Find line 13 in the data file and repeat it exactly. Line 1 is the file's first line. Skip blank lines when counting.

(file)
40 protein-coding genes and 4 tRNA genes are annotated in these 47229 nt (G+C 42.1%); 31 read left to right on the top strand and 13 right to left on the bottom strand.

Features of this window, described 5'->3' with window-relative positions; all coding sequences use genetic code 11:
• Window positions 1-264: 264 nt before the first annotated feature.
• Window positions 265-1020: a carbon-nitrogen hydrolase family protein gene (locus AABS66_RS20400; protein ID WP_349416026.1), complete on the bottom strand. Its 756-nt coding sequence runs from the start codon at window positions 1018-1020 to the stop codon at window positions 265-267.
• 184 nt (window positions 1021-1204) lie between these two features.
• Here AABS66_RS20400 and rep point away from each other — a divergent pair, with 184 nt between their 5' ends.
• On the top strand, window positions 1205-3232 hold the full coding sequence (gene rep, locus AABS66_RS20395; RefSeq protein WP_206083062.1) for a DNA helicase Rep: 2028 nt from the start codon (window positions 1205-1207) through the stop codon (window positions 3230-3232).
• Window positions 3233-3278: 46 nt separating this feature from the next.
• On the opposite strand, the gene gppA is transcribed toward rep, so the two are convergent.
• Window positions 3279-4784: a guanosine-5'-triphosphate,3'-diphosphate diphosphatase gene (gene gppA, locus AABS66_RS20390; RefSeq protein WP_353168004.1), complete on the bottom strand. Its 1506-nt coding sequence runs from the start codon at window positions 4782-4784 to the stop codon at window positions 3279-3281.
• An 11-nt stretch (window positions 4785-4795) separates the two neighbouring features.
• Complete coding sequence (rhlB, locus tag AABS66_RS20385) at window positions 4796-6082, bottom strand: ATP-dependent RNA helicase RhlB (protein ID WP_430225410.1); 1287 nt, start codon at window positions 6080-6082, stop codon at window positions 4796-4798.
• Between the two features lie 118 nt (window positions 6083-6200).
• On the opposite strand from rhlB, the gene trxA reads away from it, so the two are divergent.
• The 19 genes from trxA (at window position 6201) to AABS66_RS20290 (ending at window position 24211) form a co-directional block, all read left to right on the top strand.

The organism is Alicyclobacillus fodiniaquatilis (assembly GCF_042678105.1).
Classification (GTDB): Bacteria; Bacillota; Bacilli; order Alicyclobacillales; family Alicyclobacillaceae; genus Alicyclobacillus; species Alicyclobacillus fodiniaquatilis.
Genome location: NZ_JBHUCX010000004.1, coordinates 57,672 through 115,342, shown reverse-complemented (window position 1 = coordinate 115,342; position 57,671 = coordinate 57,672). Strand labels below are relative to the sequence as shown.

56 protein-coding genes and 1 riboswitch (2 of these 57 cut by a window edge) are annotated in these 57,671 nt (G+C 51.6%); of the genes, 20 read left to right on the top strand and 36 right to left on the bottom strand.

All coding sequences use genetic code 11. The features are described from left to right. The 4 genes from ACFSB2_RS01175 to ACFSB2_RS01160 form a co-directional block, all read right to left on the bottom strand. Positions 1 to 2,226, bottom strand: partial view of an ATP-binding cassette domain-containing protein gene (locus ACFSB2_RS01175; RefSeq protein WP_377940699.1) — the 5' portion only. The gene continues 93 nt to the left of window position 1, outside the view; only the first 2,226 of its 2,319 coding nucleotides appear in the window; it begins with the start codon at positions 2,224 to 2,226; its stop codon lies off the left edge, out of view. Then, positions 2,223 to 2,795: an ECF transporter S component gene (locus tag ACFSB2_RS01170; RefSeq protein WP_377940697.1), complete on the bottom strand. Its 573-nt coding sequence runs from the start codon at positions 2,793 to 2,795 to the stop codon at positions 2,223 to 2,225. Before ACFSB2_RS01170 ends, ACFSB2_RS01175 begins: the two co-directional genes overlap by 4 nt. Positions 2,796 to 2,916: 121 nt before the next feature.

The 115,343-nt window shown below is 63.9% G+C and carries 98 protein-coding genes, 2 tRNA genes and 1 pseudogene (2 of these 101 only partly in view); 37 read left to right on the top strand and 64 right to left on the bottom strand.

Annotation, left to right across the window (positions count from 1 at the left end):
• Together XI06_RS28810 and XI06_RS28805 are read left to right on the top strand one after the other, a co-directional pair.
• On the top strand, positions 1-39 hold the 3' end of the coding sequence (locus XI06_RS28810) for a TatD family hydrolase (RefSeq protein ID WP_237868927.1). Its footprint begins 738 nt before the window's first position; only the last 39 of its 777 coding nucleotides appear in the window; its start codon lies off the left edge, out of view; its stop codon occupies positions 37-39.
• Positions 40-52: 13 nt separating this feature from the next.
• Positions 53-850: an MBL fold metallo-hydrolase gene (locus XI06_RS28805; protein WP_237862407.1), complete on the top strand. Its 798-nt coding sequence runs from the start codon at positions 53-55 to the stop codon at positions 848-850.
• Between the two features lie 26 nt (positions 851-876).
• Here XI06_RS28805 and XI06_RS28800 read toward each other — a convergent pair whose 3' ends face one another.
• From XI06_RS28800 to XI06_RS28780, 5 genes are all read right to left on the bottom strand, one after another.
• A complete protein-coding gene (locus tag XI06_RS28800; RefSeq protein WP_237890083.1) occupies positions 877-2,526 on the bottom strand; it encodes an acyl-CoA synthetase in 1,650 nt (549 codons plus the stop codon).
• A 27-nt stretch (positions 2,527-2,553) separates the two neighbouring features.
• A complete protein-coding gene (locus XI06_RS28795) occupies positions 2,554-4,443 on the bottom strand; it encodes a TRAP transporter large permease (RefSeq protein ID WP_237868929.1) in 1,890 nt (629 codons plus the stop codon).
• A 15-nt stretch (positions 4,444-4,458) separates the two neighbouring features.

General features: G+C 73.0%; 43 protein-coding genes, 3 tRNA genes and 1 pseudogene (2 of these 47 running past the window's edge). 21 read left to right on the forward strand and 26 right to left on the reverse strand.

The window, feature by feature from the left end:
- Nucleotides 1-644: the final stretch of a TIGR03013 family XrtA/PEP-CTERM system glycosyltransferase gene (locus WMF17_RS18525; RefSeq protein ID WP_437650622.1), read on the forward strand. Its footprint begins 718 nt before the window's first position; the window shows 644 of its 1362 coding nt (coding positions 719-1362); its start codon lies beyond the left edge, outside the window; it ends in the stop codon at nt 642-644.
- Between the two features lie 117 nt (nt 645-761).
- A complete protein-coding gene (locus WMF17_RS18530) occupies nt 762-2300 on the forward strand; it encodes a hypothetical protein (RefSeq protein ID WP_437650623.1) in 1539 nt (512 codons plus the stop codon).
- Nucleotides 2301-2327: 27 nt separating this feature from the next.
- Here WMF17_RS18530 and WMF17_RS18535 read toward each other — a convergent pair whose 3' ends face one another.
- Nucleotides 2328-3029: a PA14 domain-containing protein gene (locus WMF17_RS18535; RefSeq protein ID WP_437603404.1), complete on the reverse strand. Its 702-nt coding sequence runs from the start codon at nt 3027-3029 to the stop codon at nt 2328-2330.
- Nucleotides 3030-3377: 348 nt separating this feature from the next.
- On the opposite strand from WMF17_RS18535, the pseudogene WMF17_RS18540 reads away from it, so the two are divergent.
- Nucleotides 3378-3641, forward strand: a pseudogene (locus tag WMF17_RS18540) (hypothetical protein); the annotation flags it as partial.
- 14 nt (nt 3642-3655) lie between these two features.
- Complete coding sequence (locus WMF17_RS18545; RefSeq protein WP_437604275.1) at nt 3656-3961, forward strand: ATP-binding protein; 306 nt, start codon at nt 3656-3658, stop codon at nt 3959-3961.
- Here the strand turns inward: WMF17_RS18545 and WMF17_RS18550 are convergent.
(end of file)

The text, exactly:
• Between the two features lie 118 nt (window positions 6083-6200).